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Racial disparity in blood pressure risk revealed

Black patients are at greater risk of stroke, compared with white patients in the same systolic blood pressure bracket, say US researchers.

Their study found black patients had a mean 24% increase in the risk of stroke with a 10 mmHg increase in their systolic blood pressure, compared with an 8% increase in white patients.

In subjects aged 45 to 64 years with pre-hypertension – a systolic blood pressure of 120-139 mm Hg – black patients had a 38% greater risk of stroke compared with white patients.

This risk doubled in patients with stage 1 hypertension, with black patients having a more than two-fold greater risk of stroke compared with white patients.

NICE guidelines currently recommend different first-line hypertensive treatments in black people of African or Caribbean family origin - calcium channel blockers.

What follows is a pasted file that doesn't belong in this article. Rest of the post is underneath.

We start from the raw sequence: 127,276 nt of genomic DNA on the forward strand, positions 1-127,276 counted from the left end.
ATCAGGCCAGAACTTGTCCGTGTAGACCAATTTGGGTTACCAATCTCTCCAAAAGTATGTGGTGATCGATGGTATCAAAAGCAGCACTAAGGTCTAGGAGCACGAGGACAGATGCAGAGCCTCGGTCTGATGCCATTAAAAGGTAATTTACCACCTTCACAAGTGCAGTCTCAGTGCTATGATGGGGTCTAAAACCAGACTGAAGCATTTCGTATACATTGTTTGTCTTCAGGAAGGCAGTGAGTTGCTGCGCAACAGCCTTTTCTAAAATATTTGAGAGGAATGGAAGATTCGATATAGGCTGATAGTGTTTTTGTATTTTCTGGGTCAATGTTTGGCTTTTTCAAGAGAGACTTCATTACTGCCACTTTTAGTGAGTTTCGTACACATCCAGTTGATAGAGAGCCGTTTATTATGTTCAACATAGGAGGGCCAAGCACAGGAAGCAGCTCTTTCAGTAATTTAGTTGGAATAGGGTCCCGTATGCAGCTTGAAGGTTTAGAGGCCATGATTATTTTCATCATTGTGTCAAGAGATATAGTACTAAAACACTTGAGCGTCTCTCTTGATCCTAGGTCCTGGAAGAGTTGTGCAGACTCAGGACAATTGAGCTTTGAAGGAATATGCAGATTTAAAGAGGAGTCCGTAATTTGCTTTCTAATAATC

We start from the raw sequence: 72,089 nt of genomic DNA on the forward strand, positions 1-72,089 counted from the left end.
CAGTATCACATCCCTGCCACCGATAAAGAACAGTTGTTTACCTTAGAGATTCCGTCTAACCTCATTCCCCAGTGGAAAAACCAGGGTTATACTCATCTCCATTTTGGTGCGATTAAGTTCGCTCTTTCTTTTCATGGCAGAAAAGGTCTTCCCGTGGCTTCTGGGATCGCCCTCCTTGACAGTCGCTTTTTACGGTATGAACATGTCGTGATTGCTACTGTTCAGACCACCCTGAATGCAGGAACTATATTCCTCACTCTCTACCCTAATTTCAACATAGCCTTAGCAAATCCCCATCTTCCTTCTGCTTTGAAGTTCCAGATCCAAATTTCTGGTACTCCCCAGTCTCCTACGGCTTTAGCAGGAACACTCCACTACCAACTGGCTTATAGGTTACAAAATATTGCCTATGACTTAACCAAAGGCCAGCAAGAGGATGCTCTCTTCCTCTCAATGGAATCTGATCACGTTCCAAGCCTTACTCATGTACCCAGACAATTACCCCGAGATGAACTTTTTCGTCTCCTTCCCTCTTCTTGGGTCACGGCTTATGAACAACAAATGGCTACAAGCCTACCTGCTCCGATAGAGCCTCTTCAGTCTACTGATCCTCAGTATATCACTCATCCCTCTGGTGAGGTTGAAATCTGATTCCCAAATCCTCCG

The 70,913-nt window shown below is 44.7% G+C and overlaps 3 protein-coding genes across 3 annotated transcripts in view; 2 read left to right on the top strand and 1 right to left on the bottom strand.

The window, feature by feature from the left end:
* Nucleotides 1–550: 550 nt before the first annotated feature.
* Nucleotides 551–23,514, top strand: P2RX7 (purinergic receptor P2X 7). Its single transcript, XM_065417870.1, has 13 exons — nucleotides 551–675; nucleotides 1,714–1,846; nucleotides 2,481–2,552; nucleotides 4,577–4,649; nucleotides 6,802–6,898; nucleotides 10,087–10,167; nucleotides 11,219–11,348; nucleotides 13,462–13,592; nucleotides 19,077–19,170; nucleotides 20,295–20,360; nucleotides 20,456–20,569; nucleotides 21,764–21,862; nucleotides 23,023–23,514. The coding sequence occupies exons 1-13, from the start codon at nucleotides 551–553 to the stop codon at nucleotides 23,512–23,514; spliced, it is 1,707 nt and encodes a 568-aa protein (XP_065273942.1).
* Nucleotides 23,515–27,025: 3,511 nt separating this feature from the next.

The authors concluded: ‘Blacks have more hypertension and are less likely to have it controlled, and when it is not controlled they are at greater risk for incident stroke (relative to whites with the same BP levels).

 ‘Our findings raise the potential that appropriate BP control, particularly for those aged 45 to 64 years, may play a major role in reducing the long-standing racial disparity in stroke risk in the United States.’

Dr Matthew Fay, a GPSI in cardiology in Bradford, said that the study showed there should be ‘aggressive follow up’ and rapid access to 24 hour ambulatory blood pressure monitoring in black patients.

He said: ‘Initial intervention with calcium channel blockers rather than ACE inhibitors is important, but this may be supplemented with spironolactone which can be very effective in people of African descent as the blood pressure can be driven much more from aldosterone.’

Arch Intern Med 2012, available online 10 December


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